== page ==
Writer and Director: Christian Petzold
Love me or die is an intimidating proposition, but one that protagonist Undine puts to Johannes in a quiet café in the first minutes of Christian Petzold’s new film. At this point you may be expecting a torrid psychodrama but Undine herself and the film that follows, with its touches of fantasy, is nowhere near as conventional as its opening frame suggests.
Abandoned by her lover, tour guide Undine fatefully meets industrial diver Christoph that same day when a fish tank breaks over them. From there, a water-based affair begins as the couple fall passionately in love. But just as the heroine settles into this new happiness, Johannes (Jacob Matschenz) returns to rekindle their relationship and a terrible accident throws everything into confusion.
Petzold’s film, showing in the Love strand of the London Film Festival, is on the surface a traditional boy meets girl story and although its stranger elements begin to make themselves known about an hour into the movie, Petzold has threaded subtle hints through the narrative and visual effects from the start, referencing water in dripping taps and the gurgling fish tank.
Filmed in an entirely naturalistic if romantic style, it takes some time before the audience learns whether Undine will make good on that intense opening ultimatum and, while a rather melodramatic beginning, it is the tender relationship with Christoph that is the focus as Petzold follows the couple on trains and walks as they become entwined and fully in tune with one another.
A surprising third act twist takes the film in another direction and a couple of years on, the audience realises that Undine may not be who we thought she was and while Petzold never firmly makes a case either way, the viewer is left to determine whether this is an outcome shaped by grief or something more fantastical.
There is, however, an unexpected and not entirely relevant focus on town planning, as Undine is shown giving lengthy lectures on Berlin’s history to tourists visiting city models looking at the effects of reunification on the architecture of the city. Clearly a source of some fascination to Petzold, what this contributes to the film and our understanding of character is slightly fuzzier.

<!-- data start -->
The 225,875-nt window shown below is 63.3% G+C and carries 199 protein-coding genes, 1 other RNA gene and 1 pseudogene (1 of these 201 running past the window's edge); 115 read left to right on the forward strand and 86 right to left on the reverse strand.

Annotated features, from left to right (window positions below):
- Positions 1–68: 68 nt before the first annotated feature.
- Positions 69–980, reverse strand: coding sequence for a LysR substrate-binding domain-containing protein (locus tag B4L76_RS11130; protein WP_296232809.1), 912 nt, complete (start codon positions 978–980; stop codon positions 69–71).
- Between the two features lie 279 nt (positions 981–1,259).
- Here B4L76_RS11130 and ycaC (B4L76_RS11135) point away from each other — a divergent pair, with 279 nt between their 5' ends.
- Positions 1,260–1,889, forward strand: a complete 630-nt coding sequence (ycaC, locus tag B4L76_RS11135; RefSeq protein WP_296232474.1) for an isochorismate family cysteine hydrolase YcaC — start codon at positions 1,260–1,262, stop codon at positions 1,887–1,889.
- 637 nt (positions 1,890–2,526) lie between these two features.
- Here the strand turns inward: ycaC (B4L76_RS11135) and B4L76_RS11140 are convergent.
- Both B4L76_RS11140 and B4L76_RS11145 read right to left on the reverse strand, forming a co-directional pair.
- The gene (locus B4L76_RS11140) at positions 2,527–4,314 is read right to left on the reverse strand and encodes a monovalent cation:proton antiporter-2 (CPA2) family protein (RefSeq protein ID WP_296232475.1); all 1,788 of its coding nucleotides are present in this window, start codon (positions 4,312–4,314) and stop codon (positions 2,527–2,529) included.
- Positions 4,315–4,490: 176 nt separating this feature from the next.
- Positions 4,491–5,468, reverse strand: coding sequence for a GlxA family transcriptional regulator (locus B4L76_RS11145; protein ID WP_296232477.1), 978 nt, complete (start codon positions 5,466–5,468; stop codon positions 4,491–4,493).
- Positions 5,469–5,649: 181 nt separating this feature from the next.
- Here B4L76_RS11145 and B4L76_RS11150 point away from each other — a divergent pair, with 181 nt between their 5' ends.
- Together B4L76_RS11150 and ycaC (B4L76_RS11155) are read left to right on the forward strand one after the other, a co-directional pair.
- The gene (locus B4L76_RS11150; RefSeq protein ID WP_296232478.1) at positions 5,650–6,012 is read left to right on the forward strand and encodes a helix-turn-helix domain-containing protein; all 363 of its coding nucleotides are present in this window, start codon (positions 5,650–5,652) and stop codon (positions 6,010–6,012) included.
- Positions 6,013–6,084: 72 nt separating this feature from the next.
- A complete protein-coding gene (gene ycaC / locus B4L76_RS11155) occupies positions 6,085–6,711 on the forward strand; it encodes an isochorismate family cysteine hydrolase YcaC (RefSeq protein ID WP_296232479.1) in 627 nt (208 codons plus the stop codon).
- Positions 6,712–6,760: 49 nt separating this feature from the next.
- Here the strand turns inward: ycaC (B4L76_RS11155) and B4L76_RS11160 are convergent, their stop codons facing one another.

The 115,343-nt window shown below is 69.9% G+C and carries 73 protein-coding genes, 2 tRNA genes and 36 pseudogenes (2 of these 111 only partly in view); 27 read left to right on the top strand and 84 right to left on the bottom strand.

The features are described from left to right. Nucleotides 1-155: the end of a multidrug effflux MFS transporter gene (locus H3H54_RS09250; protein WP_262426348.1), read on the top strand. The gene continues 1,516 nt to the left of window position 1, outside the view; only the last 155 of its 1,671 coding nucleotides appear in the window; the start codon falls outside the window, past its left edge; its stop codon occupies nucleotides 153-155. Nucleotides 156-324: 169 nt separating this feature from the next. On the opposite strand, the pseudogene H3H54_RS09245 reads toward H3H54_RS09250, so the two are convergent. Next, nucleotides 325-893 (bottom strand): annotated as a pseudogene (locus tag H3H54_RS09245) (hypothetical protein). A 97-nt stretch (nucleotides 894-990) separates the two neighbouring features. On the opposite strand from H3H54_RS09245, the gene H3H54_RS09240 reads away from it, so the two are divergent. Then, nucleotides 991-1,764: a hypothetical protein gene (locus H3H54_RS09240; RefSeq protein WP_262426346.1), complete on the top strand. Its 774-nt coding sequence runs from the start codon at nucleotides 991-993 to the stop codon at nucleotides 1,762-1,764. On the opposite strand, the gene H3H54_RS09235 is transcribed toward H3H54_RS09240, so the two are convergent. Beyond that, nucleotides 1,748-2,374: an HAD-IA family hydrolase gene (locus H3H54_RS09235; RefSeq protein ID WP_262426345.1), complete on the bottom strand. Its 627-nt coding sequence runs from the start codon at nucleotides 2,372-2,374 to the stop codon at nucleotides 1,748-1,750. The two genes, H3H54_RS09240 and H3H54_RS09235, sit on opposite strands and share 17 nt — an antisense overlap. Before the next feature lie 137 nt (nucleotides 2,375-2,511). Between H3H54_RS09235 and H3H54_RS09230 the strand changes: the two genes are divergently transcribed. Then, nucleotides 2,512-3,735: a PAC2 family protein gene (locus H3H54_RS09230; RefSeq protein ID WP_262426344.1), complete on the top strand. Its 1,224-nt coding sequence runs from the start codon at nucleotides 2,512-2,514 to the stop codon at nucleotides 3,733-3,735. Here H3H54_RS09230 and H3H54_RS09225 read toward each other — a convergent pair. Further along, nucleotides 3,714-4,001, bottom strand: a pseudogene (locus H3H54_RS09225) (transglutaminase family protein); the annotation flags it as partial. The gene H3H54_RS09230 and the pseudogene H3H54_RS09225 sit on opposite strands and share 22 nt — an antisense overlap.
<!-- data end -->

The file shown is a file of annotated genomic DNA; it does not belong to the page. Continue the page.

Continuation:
Paula Beer is a likeable Undine, a woman scorned in the very first scene but unwilling to be the victim of her ex-lover’s whims. She is also a professional so despite her heartbreak, Beer shows Undine performing her role at the museum with a practiced skill, while the intensity of her feelings for Christoph are well conveyed.
Franz Rogowski’s Christoph makes for an equally likeable lead whose underwater role gives Petzold the opportunity for some interesting submerged sequences at the bottom of a lake. Rogowski and Beer develop a strong chemistry which makes the strange ending entirely fitting and Rogowski allows either interpretation of the conclusion to be elicited from his performance.
Everything outside the central relationship is less solid so while Undine doesn’t quite hold together as it veers between rom-com, suspense drama and fantasy flick, Petzold’s attempt to offer something a bit different is to be admired, but it leaves Undine a little adrift and you’ll wish the filmmaker had gone even further.
The BFI London Film Festival runs from 7 to 18 October